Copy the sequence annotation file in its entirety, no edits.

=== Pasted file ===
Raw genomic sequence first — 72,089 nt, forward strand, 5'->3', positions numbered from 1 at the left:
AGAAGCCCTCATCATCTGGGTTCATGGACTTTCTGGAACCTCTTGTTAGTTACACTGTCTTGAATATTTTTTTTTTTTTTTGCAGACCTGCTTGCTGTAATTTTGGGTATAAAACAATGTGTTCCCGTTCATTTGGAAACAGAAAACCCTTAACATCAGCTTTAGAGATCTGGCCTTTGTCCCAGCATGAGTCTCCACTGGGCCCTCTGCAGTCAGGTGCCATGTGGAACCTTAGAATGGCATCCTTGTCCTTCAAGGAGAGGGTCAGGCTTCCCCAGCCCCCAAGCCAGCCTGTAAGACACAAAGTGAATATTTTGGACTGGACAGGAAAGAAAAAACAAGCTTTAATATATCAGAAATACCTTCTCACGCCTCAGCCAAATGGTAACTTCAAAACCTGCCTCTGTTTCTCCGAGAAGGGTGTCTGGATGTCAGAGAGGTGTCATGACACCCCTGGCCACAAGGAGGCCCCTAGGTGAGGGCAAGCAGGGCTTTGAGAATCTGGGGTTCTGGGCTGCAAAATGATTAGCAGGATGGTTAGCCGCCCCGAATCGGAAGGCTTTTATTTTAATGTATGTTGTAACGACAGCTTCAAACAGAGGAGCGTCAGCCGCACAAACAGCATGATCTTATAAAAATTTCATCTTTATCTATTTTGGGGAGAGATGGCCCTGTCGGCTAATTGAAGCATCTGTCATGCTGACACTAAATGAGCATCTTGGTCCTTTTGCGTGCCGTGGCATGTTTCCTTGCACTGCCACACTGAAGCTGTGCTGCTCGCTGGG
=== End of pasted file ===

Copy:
Raw genomic sequence first — 72,089 nt, forward strand, 5'->3', positions numbered from 1 at the left:
AGAAGCCCTCATCATCTGGGTTCATGGACTTTCTGGAACCTCTTGTTAGTTACACTGTCTTGAATATTTTTTTTTTTTTTTGCAGACCTGCTTGCTGTAATTTTGGGTATAAAACAATGTGTTCCCGTTCATTTGGAAACAGAAAACCCTTAACATCAGCTTTAGAGATCTGGCCTTTGTCCCAGCATGAGTCTCCACTGGGCCCTCTGCAGTCAGGTGCCATGTGGAACCTTAGAATGGCATCCTTGTCCTTCAAGGAGAGGGTCAGGCTTCCCCAGCCCCCAAGCCAGCCTGTAAGACACAAAGTGAATATTTTGGACTGGACAGGAAAGAAAAAACAAGCTTTAATATATCAGAAATACCTTCTCACGCCTCAGCCAAATGGTAACTTCAAAACCTGCCTCTGTTTCTCCGAGAAGGGTGTCTGGATGTCAGAGAGGTGTCATGACACCCCTGGCCACAAGGAGGCCCCTAGGTGAGGGCAAGCAGGGCTTTGAGAATCTGGGGTTCTGGGCTGCAAAATGATTAGCAGGATGGTTAGCCGCCCCGAATCGGAAGGCTTTTATTTTAATGTATGTTGTAACGACAGCTTCAAACAGAGGAGCGTCAGCCGCACAAACAGCATGATCTTATAAAAATTTCATCTTTATCTATTTTGGGGAGAGATGGCCCTGTCGGCTAATTGAAGCATCTGTCATGCTGACACTAAATGAGCATCTTGGTCCTTTTGCGTGCCGTGGCATGTTTCCTTGCACTGCCACACTGAAGCTGTGCTGCTCGCTGGG